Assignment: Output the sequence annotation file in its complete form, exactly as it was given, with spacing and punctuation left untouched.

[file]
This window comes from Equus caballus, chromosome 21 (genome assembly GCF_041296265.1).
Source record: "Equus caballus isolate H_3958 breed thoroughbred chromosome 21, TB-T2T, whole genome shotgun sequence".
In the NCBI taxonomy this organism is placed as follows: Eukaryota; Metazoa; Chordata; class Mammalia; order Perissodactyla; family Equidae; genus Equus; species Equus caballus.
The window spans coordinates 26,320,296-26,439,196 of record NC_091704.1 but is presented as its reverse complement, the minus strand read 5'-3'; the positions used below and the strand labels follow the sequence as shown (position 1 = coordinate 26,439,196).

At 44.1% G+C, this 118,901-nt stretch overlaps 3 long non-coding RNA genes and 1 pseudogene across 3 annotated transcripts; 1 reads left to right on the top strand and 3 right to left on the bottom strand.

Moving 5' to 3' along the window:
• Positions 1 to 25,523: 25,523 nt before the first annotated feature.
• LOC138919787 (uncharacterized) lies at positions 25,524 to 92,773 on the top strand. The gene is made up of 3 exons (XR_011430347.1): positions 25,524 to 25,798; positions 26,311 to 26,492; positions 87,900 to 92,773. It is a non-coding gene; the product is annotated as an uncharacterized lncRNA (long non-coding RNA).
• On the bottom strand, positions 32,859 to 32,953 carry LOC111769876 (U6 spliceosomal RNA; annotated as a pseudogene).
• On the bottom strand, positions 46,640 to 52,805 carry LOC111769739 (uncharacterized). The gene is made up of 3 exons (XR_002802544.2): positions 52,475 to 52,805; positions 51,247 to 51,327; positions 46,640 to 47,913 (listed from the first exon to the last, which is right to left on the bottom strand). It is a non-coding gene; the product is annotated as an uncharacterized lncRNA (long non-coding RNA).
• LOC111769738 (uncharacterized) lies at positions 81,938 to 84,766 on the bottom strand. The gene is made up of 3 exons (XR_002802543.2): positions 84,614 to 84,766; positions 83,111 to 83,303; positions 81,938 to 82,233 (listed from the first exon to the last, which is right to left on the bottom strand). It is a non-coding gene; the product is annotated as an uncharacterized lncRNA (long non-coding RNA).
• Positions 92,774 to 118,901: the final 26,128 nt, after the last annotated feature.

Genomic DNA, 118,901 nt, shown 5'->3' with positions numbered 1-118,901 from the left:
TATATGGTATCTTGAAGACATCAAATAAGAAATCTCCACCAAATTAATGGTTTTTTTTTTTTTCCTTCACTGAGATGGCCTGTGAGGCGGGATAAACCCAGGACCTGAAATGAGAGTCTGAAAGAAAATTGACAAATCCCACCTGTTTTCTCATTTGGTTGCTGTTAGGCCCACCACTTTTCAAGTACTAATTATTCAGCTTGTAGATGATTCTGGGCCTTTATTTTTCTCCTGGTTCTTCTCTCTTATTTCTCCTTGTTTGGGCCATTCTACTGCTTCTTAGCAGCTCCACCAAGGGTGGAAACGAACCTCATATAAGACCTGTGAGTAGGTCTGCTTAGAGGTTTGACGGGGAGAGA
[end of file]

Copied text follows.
This window comes from Equus caballus, chromosome 21 (genome assembly GCF_041296265.1).
Source record: "Equus caballus isolate H_3958 breed thoroughbred chromosome 21, TB-T2T, whole genome shotgun sequence".
In the NCBI taxonomy this organism is placed as follows: Eukaryota; Metazoa; Chordata; class Mammalia; order Perissodactyla; family Equidae; genus Equus; species Equus caballus.
The window spans coordinates 26,320,296-26,439,196 of record NC_091704.1 but is presented as its reverse complement, the minus strand read 5'-3'; the positions used below and the strand labels follow the sequence as shown (position 1 = coordinate 26,439,196).

At 44.1% G+C, this 118,901-nt stretch overlaps 3 long non-coding RNA genes and 1 pseudogene across 3 annotated transcripts; 1 reads left to right on the top strand and 3 right to left on the bottom strand.

Moving 5' to 3' along the window:
• Positions 1 to 25,523: 25,523 nt before the first annotated feature.
• LOC138919787 (uncharacterized) lies at positions 25,524 to 92,773 on the top strand. The gene is made up of 3 exons (XR_011430347.1): positions 25,524 to 25,798; positions 26,311 to 26,492; positions 87,900 to 92,773. It is a non-coding gene; the product is annotated as an uncharacterized lncRNA (long non-coding RNA).
• On the bottom strand, positions 32,859 to 32,953 carry LOC111769876 (U6 spliceosomal RNA; annotated as a pseudogene).
• On the bottom strand, positions 46,640 to 52,805 carry LOC111769739 (uncharacterized). The gene is made up of 3 exons (XR_002802544.2): positions 52,475 to 52,805; positions 51,247 to 51,327; positions 46,640 to 47,913 (listed from the first exon to the last, which is right to left on the bottom strand). It is a non-coding gene; the product is annotated as an uncharacterized lncRNA (long non-coding RNA).
• LOC111769738 (uncharacterized) lies at positions 81,938 to 84,766 on the bottom strand. The gene is made up of 3 exons (XR_002802543.2): positions 84,614 to 84,766; positions 83,111 to 83,303; positions 81,938 to 82,233 (listed from the first exon to the last, which is right to left on the bottom strand). It is a non-coding gene; the product is annotated as an uncharacterized lncRNA (long non-coding RNA).
• Positions 92,774 to 118,901: the final 26,128 nt, after the last annotated feature.

Genomic DNA, 118,901 nt, shown 5'->3' with positions numbered 1-118,901 from the left:
TATATGGTATCTTGAAGACATCAAATAAGAAATCTCCACCAAATTAATGGTTTTTTTTTTTTTCCTTCACTGAGATGGCCTGTGAGGCGGGATAAACCCAGGACCTGAAATGAGAGTCTGAAAGAAAATTGACAAATCCCACCTGTTTTCTCATTTGGTTGCTGTTAGGCCCACCACTTTTCAAGTACTAATTATTCAGCTTGTAGATGATTCTGGGCCTTTATTTTTCTCCTGGTTCTTCTCTCTTATTTCTCCTTGTTTGGGCCATTCTACTGCTTCTTAGCAGCTCCACCAAGGGTGGAAACGAACCTCATATAAGACCTGTGAGTAGGTCTGCTTAGAGGTTTGACGGGGAGAGA